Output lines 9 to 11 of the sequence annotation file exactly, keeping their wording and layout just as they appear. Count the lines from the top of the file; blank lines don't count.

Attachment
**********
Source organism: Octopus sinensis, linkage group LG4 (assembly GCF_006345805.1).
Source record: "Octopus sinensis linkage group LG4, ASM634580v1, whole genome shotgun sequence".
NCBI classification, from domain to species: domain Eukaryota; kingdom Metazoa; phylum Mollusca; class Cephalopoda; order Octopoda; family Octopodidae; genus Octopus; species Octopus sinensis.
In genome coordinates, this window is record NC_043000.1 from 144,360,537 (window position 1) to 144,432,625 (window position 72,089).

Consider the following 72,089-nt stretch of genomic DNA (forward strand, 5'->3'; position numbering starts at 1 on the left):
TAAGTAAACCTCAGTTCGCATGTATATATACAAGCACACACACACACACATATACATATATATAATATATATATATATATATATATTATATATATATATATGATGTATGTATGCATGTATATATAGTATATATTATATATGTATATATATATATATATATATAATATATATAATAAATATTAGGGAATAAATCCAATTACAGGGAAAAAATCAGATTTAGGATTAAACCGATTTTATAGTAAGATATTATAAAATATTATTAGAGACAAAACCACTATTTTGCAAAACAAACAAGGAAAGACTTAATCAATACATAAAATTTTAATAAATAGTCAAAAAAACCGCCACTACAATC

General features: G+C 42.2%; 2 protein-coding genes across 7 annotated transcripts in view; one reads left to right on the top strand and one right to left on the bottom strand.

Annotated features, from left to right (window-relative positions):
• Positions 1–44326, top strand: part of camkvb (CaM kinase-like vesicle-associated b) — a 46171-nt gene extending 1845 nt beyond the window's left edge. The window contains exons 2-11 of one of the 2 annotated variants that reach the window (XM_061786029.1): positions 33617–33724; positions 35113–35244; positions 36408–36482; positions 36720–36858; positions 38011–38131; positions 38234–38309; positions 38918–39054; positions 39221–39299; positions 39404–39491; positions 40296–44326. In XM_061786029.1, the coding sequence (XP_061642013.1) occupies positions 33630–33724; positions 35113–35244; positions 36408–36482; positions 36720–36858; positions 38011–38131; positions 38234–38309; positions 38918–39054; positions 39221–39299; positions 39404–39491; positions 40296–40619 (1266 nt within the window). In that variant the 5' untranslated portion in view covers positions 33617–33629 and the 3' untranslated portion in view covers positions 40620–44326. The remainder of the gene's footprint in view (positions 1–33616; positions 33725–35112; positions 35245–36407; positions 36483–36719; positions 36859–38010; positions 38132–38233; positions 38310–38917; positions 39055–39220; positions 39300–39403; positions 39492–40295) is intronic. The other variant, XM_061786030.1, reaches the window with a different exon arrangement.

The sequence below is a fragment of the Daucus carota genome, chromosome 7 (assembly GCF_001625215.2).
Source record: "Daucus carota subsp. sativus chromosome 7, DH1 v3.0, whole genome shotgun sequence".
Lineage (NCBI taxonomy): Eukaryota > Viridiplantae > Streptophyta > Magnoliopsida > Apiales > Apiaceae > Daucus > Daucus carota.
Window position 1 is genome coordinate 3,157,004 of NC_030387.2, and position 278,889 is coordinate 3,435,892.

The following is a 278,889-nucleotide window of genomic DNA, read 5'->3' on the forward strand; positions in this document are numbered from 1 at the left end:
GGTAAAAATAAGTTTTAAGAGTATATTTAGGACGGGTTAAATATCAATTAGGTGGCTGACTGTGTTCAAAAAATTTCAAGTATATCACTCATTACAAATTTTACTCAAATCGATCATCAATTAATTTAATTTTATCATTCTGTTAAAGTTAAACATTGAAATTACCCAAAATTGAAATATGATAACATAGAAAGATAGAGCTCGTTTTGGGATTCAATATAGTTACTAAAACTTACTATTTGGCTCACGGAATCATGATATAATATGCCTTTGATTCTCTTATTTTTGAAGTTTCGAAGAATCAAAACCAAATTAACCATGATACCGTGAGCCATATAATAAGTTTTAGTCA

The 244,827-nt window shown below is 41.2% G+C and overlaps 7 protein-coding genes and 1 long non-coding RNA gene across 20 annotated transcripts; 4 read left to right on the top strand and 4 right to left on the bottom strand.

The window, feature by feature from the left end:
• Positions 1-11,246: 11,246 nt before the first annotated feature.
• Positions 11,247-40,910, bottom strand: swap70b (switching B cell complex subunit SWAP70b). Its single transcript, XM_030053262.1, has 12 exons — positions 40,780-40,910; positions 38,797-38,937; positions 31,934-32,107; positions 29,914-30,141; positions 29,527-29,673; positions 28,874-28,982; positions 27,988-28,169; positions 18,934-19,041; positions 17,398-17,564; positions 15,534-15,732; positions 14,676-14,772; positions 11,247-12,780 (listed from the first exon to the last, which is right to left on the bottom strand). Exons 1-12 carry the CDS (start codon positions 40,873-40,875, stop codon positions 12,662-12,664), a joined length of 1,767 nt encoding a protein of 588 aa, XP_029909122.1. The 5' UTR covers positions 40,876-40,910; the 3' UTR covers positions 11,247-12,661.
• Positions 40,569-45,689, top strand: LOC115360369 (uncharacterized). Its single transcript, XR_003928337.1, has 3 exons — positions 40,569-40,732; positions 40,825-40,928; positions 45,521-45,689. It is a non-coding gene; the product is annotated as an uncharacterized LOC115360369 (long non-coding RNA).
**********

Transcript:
• Positions 1–44326, top strand: part of camkvb (CaM kinase-like vesicle-associated b) — a 46171-nt gene extending 1845 nt beyond the window's left edge. The window contains exons 2-11 of one of the 2 annotated variants that reach the window (XM_061786029.1): positions 33617–33724; positions 35113–35244; positions 36408–36482; positions 36720–36858; positions 38011–38131; positions 38234–38309; positions 38918–39054; positions 39221–39299; positions 39404–39491; positions 40296–44326. In XM_061786029.1, the coding sequence (XP_061642013.1) occupies positions 33630–33724; positions 35113–35244; positions 36408–36482; positions 36720–36858; positions 38011–38131; positions 38234–38309; positions 38918–39054; positions 39221–39299; positions 39404–39491; positions 40296–40619 (1266 nt within the window). In that variant the 5' untranslated portion in view covers positions 33617–33629 and the 3' untranslated portion in view covers positions 40620–44326. The remainder of the gene's footprint in view (positions 1–33616; positions 33725–35112; positions 35245–36407; positions 36483–36719; positions 36859–38010; positions 38132–38233; positions 38310–38917; positions 39055–39220; positions 39300–39403; positions 39492–40295) is intronic. The other variant, XM_061786030.1, reaches the window with a different exon arrangement.

The sequence below is a fragment of the Daucus carota genome, chromosome 7 (assembly GCF_001625215.2).
Source record: "Daucus carota subsp. sativus chromosome 7, DH1 v3.0, whole genome shotgun sequence".